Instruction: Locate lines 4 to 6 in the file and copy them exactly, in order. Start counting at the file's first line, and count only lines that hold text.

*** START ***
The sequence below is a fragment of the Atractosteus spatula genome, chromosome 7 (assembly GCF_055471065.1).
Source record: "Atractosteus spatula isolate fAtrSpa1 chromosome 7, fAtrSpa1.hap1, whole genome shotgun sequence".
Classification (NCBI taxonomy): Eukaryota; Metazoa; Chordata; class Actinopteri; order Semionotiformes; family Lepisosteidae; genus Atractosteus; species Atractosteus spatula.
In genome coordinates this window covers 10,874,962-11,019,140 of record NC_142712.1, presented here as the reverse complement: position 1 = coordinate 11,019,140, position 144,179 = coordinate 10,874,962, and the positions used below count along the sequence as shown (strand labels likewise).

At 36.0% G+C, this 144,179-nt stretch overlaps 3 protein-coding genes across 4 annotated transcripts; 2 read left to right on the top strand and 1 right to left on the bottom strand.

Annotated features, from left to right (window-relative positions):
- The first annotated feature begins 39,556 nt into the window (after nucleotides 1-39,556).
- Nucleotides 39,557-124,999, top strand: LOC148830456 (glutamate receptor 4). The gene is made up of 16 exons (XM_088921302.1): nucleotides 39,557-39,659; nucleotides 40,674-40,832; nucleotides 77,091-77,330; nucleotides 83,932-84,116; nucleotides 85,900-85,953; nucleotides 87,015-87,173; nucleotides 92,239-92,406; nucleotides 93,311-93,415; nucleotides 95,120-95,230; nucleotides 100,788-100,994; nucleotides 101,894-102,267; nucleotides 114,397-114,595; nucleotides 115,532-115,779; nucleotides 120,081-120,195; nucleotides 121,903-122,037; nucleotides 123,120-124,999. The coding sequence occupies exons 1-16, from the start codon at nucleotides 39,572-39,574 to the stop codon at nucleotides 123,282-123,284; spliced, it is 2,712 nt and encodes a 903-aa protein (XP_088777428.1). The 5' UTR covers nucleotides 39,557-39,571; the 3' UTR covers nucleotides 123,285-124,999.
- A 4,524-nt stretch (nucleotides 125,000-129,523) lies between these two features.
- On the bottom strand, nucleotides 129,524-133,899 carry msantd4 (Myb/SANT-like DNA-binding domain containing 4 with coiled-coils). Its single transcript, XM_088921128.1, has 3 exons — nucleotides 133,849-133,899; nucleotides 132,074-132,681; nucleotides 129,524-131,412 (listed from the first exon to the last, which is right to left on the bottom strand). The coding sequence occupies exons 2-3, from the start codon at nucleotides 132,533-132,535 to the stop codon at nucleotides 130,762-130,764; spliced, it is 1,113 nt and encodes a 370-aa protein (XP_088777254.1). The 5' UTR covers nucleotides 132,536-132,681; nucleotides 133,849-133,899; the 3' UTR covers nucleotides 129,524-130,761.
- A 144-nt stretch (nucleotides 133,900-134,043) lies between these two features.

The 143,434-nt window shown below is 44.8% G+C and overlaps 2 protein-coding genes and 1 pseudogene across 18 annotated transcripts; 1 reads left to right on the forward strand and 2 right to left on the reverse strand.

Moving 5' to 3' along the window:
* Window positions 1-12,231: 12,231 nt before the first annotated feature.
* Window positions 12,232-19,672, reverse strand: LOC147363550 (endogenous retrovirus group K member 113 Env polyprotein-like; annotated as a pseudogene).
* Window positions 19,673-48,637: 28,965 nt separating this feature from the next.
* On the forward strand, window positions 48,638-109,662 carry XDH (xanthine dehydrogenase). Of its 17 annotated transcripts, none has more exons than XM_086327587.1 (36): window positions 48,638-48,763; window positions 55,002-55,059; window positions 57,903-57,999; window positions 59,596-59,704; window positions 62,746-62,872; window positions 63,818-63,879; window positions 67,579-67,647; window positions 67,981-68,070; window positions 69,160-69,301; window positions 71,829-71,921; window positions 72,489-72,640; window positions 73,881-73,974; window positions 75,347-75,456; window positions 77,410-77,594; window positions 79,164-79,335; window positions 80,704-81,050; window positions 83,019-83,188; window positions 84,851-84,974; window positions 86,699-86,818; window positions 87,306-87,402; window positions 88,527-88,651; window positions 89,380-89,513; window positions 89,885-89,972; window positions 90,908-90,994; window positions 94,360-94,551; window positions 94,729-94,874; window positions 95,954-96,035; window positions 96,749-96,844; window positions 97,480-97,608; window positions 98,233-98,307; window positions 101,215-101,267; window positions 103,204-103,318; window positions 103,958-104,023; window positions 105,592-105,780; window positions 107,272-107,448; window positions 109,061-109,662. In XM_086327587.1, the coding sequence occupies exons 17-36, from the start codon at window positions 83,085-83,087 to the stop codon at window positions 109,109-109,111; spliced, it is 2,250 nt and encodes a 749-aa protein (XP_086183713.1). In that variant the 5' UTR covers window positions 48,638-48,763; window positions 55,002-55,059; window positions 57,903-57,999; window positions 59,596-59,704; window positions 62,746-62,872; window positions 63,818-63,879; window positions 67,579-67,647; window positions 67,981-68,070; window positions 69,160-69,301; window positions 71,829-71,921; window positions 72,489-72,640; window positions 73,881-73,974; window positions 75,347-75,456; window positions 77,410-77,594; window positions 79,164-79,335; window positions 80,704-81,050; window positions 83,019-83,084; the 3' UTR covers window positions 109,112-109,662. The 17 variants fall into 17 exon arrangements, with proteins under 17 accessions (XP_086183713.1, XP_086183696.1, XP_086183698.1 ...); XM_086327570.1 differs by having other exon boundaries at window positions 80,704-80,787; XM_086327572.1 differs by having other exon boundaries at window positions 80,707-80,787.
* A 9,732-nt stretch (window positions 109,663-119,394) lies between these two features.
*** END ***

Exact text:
In genome coordinates this window covers 10,874,962-11,019,140 of record NC_142712.1, presented here as the reverse complement: position 1 = coordinate 11,019,140, position 144,179 = coordinate 10,874,962, and the positions used below count along the sequence as shown (strand labels likewise).

At 36.0% G+C, this 144,179-nt stretch overlaps 3 protein-coding genes across 4 annotated transcripts; 2 read left to right on the top strand and 1 right to left on the bottom strand.

Annotated features, from left to right (window-relative positions):